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    More Open, More Anxious: China’s Changing Sex Lives

    Young people are having sex earlier and earlier, but performance anxiety is on the rise.

    This article is part of a series on gender and sexuality in China. Previous articles can be found here.

    Many people think of China as a sexually repressed society. While this is true to some extent, the results of four nationwide surveys I led between 2000 and 2015 show that young Chinese people are becoming increasingly open about sex.

    During those 15 years, the average age at which Chinese people reported having their first sexual encounter trended steadily downward. In 2000, sexually active men under age 30 lost their virginity at 22.6 years old on average. For women in the same group, the average was 21.7 years old. By 2015, these ages had dropped to 19.5 for men and 20.4 for women. These figures are highly significant: In just 15 years, men had their first sexual encounter a full three years earlier, and the age for women dropped by nearly a year and a half.

    China’s consent laws criminalize all sex with girls under the age of 14. Although young Chinese people are having sex earlier and earlier, most still wait until adulthood to lose their virginity. In China, people can take on full-time work at 16 and are legally considered adults at 18. They also tend to have their first sexual experience later than people in Western countries.

    The sex lives of the country’s university students also provide a glimpse into the changing sexual mores of young Chinese people. Over the past 20 years, the percentage of university students reporting to have had sexual intercourse has risen steadily, a trend that seems poised to continue. These percentages have increased at a similar rate for both men and women, but still fall short of the levels reported by Western college students.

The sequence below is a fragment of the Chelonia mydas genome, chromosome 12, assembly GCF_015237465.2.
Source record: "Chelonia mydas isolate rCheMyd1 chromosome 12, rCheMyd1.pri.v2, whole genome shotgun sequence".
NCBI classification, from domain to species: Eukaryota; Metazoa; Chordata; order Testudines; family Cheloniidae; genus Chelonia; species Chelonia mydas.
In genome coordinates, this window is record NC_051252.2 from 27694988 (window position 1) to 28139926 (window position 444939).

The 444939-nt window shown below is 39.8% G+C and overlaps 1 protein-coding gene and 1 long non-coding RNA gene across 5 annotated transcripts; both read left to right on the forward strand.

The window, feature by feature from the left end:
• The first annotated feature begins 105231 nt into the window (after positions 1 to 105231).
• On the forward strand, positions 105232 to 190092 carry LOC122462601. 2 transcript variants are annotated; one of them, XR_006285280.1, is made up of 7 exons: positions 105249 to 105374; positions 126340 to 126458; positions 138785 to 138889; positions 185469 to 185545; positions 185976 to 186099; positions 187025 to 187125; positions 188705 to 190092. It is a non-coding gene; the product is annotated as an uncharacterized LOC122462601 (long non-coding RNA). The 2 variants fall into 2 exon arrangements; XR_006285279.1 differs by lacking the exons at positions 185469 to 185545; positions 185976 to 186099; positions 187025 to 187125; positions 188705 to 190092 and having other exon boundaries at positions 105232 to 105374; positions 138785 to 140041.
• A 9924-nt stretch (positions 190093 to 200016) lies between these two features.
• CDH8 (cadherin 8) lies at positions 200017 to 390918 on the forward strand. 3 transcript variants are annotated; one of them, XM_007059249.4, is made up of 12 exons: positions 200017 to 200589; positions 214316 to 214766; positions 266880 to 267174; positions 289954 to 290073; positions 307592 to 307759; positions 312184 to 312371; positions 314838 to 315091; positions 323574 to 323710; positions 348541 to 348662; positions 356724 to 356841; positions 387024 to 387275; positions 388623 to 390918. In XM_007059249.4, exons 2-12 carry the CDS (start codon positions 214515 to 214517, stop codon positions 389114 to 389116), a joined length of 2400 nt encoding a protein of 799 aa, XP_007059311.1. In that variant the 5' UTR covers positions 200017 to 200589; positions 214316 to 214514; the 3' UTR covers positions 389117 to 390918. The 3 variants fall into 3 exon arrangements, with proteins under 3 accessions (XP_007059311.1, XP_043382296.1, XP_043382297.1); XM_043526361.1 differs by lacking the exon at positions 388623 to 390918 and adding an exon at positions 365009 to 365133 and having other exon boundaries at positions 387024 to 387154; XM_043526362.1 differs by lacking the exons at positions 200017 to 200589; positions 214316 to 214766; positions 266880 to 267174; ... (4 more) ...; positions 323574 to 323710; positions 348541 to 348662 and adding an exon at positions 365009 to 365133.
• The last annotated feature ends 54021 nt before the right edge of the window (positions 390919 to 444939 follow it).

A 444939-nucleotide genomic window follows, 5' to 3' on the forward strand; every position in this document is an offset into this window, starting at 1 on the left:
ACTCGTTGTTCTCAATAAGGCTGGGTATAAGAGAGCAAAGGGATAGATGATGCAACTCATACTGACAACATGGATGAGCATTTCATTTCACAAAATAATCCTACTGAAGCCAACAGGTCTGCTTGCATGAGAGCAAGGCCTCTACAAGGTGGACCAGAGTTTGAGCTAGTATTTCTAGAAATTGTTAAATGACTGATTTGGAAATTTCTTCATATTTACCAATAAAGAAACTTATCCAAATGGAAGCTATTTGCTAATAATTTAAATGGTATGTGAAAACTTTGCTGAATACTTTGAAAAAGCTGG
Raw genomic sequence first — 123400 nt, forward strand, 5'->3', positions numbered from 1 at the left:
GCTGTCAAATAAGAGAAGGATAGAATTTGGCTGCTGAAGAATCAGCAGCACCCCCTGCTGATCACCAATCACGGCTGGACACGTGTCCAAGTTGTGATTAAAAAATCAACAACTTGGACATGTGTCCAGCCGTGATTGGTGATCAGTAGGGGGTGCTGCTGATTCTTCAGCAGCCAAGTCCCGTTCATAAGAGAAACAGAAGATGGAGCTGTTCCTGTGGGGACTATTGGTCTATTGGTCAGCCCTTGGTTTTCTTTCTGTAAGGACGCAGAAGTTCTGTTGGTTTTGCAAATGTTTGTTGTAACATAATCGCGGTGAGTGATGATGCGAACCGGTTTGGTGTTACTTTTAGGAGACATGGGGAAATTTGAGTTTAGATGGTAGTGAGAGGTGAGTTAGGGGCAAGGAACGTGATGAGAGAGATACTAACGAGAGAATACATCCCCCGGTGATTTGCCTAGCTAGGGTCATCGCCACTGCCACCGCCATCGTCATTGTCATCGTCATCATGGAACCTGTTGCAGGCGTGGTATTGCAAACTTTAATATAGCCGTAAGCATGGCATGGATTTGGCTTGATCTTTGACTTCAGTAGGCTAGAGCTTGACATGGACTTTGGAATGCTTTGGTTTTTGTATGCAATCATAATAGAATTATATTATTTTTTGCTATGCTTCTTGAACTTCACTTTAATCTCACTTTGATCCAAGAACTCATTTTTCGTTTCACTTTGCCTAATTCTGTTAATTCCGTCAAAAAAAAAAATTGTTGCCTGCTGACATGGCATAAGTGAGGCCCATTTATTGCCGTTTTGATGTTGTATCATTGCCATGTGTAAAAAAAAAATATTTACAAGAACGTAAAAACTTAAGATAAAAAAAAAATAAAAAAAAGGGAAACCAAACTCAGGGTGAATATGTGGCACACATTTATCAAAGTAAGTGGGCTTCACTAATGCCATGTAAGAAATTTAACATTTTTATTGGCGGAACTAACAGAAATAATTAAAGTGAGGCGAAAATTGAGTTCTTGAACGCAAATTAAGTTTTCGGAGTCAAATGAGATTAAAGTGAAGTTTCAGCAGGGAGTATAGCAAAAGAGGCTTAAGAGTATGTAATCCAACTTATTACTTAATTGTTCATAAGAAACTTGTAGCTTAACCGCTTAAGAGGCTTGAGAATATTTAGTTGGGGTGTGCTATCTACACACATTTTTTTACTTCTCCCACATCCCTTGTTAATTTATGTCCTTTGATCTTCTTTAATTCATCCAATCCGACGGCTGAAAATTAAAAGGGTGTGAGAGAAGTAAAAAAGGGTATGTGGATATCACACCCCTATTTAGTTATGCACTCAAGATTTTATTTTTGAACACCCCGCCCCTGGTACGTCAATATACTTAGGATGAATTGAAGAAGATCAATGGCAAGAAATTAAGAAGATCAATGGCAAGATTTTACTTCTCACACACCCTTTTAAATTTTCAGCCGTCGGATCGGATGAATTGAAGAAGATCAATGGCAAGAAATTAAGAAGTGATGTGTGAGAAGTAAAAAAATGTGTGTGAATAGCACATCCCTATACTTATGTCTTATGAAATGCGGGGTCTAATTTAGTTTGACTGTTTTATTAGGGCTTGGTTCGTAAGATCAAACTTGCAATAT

University students are generally seen as being more open-minded than other groups. Yet our surveys reveal that, compared with other young Chinese, they remain more conservative in their attitudes toward sex. In fact, the percentage of university students who have had sex lags far behind that of their non-university-educated peers. University students are actually one of the more conservative communities in contemporary Chinese society.

    Although the average age at which Chinese people first have sex has dropped, and the percentage of young Chinese engaging in sexual activity has risen, a contrasting trend has also emerged: There has been a noticeable rise in the number of people reporting lack of sexual interest.

    During our surveys, we asked respondents whether they had felt uninterested in sex in the past 12 months. Among all men aged 18 to 29 years old, the percentage of those who said yes rose from 4.8 percent in 2000 to 12.1 percent in 2015. Among women, this figure rose from 12.8 percent to 27.3 percent in the same time frame. This is a truly surprising result: Not only are so many people losing interest while in their sexual prime, but their numbers have also more than doubled in the span of just 15 years.

    There are doubtless many factors behind young Chinese people’s waning interest in sex, but I believe a particularly influential one is performance anxiety. Our survey also asked people if they had worried that their sexual performance would be inadequate or that they would be unable to satisfy their partner during sex at any point in the past 12 months. Among 18- to 29-year-olds, the number of men who said yes remained steady at around 48 percent, but the number of women who said they experienced anxiety jumped from just under 40 percent in 2000 to 64 percent in 2015.